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Digitalization of justice record management systems in the Indian Ocean Region

Electronic Case Management Pic 1Indian Ocean, 21 July 2021 - UNODC GMCP is working together with states in the Indian Ocean Region to enhance effectiveness and integrity of the Judiciary by rolling out or improving electronic case management systems.

The COVID-19 pandemic highlights the challenges in accessing justice in a timely, fair, and effective manner when lockdowns and social distancing measures limit communication. This context provides an opportunity for the sector to examine ways in which the justice system can become more efficient and agile, with long-term impact that can last beyond the crisis period. Strengthening information, communication, and technology (ICT) infrastructures and conducting the digitalization of case management became essential to the effectiveness and integrity of the Judiciary.

To build capacity in the criminal justice system, UNODC GMCP is working with governments in the Indian Ocean region to support electronic case management (eCMS) implementation and upgrade. “The advent of an electronic case management system radically transforms the legal landscape in any region, boost the confidence in the judiciary and significantly contribute to legal finish of maritime crimes”, explains Martin Mbui, UNODC ICT Consultant.

Electronic Case Management Pic 2UNODC observed the difficulties in retrieving cases in the courts in Kenya and worked together with the judiciary to develop an Electronic Case System that converts manual records into the digital format, enabling remote and online access. Now, UNODC is working in partnership with Comorian and Tanzanian governments to build efficient and robust case management systems in those countries. “First, it is necessary to go physically to each location to conduct an assessment on whether the Judiciary is ready for digitization and assess the infrastructure available. Then, UNODC maps out the different steps the manual case files take from when they are open to when they are concluded. The key to building the electronic case system is to adapt these manual procedures that already exists into a digital language” explains Mbui.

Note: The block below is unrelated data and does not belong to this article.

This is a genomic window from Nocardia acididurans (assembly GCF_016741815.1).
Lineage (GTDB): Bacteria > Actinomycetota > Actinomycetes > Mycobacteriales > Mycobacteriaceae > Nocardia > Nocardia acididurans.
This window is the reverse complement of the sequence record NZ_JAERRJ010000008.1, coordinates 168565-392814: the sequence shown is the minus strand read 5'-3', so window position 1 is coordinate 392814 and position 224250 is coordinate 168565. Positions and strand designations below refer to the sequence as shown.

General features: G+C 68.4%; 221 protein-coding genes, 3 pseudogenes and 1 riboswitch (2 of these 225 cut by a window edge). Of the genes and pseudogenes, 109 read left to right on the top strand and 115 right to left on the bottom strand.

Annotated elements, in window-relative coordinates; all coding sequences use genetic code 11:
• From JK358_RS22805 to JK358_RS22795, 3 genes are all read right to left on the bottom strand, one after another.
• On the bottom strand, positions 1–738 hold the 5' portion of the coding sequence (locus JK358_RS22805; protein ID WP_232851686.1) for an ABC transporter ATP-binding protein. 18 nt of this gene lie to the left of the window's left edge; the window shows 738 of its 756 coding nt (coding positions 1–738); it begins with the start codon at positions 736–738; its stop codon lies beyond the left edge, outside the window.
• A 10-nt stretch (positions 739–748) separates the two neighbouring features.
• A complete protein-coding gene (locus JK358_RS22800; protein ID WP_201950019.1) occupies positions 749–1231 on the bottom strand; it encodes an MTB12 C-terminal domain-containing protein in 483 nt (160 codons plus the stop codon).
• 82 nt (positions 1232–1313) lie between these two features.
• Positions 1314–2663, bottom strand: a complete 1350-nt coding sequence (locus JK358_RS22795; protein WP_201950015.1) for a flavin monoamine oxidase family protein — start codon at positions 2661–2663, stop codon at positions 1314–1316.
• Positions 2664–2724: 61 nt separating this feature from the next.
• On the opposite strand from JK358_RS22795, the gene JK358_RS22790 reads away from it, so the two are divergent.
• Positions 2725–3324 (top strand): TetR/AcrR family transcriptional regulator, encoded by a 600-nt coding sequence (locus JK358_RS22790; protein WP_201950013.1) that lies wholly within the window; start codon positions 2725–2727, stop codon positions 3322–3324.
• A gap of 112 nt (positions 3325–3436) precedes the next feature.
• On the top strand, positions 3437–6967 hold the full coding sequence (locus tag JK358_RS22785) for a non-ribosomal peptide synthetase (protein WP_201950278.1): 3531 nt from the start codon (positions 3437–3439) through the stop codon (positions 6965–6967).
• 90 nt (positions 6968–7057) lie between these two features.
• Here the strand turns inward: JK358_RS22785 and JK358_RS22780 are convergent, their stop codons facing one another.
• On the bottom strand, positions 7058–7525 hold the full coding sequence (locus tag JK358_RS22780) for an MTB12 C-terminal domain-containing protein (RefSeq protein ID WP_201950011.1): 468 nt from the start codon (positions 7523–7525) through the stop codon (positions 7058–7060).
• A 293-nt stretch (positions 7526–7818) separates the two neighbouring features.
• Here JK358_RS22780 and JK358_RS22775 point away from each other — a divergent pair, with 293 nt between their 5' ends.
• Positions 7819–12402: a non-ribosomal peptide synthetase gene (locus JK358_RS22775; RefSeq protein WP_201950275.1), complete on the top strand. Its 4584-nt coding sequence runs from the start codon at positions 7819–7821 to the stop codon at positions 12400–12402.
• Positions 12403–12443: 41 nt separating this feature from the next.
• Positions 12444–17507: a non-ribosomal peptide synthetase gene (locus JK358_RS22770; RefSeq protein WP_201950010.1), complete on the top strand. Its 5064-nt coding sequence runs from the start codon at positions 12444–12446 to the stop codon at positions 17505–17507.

In Tanzania, where the Judiciary already operates an eCMS, UNODC GMCP is assisting 157 court houses in upgrading their systems and is working in partnership with the Judiciary of Tanzania's High Court to build an integrated maritime crime portal where automated case tasks including cause lists, workflow and real-time case analysis can be accessible through out Tanzania by all Judicial officers. Setting an eCMS is part of the strategic plan of the Comorian government, where case files are held manually. Currently, UNODC is supporting the development of this project in Comoros. Through a series of questionnaires and interviews, UNODC GMCP understands the needs of the Comorian Judiciary and their expectations in order to tailor the system to their necessities. Once the eCMS is fully implemented, trainings are conducted for all legal fraternity to become familiarised with the system.

UNODC also conducts Training of the Trainers in order to allow the Judiciary to be autonomous, by having experts prepared to deal with challenges that the system might present.

It is undeniable that an efficient and robust case management system works to improve the effectiveness and integrity of the Judiciary and National Legal system. UNODC works to support national authorities in developing capacities to prioritize, manage, and track cases and establish functioning systems and to operate them remotely where possible. The aim is to revolutionize East African region’s criminal justice capacities, promoting greater efficiency and cost effectiveness in judicial processes.

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